Fauci says decision on school openings should be left to local officials

Dr Anthony Fauci, director of the National Institute for Allergy and Infectious Diseases, testifies during a Senate Health, Education, Labor and Pensions (HELP) Committee hearing on Capitol Hill in Washington, U.S., June 30, 2020. (REUTERS)

Top infectious disease expert Anthony Fauci on Tuesday said decisions on whether to open schools in U.S. regions hit hard by the fast-spreading coronavirus outbreak should be left to local officials.

"We should try, as the default, to get the kids to stay in school," Fauci, director of the National Institute of Allergy and Infectious Diseases, said at an event hosted by Georgetown University.

"If you're in the part of a country where the dynamics of the outbreak are really minimal, if at all, then there's no problem at all in getting back. If you're in a situation where you're in outbreak mode, then you leave it up to the local individuals," he said.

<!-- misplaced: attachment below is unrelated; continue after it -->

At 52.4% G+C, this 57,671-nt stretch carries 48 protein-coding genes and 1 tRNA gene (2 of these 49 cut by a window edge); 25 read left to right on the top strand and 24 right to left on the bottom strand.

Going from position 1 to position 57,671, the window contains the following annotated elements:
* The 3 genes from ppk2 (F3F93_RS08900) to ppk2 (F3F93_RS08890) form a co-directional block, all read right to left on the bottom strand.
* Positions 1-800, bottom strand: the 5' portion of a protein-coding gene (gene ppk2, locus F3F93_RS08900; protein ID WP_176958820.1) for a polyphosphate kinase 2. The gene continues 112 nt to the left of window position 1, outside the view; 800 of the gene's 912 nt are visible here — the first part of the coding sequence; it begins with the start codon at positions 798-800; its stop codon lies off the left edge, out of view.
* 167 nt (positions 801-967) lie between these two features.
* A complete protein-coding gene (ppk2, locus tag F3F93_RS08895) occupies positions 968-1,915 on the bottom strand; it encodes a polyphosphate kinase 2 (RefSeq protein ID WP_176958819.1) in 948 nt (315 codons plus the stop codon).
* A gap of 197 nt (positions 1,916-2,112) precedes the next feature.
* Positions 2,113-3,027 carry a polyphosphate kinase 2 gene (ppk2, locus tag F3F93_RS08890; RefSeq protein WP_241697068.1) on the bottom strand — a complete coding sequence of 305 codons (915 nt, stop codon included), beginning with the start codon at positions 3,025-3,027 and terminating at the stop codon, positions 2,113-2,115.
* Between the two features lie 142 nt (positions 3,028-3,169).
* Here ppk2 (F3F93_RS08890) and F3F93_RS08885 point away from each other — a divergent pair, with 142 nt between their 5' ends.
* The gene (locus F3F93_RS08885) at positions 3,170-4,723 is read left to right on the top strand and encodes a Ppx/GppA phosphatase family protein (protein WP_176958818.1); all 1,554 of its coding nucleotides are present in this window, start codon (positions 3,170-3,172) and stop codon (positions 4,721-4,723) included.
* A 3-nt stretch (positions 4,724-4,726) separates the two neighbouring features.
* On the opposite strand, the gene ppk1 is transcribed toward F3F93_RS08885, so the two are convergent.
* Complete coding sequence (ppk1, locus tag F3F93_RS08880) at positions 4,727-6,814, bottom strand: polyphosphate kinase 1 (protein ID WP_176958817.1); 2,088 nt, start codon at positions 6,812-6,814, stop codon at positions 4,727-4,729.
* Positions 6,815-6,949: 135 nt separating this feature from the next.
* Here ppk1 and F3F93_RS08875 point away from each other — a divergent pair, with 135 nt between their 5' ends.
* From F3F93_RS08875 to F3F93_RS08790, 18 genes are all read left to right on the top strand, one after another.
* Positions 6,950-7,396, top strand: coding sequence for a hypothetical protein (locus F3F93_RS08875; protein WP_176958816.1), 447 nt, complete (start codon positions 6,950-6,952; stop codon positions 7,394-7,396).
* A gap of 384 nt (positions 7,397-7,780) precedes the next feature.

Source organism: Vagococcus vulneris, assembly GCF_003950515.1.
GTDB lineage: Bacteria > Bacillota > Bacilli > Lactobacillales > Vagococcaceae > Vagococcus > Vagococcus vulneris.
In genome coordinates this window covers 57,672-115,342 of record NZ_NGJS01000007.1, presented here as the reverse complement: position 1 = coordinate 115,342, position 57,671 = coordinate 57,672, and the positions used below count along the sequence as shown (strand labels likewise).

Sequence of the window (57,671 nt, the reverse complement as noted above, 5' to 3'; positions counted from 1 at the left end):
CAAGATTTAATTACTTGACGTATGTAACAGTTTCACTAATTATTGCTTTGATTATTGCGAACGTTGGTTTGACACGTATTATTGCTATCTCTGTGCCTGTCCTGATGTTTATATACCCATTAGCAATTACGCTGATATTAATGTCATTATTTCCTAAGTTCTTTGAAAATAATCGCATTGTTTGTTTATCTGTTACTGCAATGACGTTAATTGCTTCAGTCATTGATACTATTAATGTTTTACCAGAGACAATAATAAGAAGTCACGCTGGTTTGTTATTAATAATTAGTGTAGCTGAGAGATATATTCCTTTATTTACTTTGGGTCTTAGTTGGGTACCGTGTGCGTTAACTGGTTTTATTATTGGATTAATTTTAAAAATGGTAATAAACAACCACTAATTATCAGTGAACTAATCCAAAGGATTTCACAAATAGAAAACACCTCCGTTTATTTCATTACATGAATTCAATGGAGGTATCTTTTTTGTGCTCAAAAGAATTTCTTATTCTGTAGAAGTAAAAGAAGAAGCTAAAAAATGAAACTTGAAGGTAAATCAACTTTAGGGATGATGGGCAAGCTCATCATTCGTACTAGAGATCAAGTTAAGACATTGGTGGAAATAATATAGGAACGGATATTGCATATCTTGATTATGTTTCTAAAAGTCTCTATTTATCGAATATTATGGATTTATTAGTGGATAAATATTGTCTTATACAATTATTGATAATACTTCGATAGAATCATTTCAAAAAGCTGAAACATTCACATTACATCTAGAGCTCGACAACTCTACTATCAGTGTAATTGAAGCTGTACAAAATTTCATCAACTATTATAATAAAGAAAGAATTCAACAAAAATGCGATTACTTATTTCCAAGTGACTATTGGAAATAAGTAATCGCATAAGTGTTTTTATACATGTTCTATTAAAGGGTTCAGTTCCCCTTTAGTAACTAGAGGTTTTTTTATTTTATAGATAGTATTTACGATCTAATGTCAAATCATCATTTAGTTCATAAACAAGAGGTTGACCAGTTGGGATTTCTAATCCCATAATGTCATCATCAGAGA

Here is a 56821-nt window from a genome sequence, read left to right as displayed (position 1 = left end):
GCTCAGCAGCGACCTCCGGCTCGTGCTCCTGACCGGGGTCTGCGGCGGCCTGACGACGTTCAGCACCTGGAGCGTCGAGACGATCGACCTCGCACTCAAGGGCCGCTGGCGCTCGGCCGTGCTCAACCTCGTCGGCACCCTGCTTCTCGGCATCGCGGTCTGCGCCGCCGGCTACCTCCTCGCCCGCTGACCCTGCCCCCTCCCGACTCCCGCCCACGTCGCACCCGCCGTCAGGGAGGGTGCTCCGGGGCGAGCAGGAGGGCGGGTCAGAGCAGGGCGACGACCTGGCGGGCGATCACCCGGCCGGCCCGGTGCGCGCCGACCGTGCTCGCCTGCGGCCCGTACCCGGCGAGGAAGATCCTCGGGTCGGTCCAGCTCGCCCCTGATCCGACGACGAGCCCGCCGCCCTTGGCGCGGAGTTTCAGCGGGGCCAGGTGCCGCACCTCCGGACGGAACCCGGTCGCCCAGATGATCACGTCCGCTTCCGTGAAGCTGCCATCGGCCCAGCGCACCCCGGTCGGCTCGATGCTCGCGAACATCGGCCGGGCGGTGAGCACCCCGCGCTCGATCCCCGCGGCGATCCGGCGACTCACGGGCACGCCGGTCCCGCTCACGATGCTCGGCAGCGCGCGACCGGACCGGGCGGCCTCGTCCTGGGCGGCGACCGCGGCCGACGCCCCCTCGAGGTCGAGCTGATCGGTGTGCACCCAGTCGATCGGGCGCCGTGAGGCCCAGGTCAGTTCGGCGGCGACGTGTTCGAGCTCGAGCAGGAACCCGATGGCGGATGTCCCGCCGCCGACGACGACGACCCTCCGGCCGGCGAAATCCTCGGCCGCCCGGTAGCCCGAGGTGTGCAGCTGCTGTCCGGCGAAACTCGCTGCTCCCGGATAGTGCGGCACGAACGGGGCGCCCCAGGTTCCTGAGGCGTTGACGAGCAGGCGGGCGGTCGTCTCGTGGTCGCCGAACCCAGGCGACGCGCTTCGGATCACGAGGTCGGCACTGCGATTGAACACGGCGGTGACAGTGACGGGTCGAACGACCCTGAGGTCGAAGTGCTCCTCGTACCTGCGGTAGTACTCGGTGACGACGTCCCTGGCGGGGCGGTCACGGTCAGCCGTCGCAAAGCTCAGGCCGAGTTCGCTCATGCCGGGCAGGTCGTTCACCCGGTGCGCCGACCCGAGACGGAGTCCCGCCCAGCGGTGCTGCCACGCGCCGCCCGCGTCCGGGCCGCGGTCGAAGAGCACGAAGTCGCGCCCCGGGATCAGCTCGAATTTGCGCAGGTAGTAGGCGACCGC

Facing a battered economy as he seeks re-election in November, President Donald Trump has pressured states to reopen shuttered businesses and schools. Last week, he said the Treasury Department would re-examine schools' tax-exempt status and their federal funding if they did not resume in-person classes.

It is not clear how Treasury could restrict funds. Most primary and secondary school funding is local.

With the new school year fast approaching, some U.S. districts have announced plans to reopen for students who want to attend in-person class, while others will offer only online instruction or a mix of classroom and remote learning.

The United States has reported record numbers of new cases in recent days, with much of the surge coming from Texas, California, Florida and Arizona.

Fauci said he expects deaths to rise along with hospitalizations in those regions, but because the infections are affecting younger people than previous surges, the death rate should remain below the earlier peak.

"We will likely see some more deaths as people get hospitalized, but I doubt that it's going to go up to the extent that we've seen before," he said.

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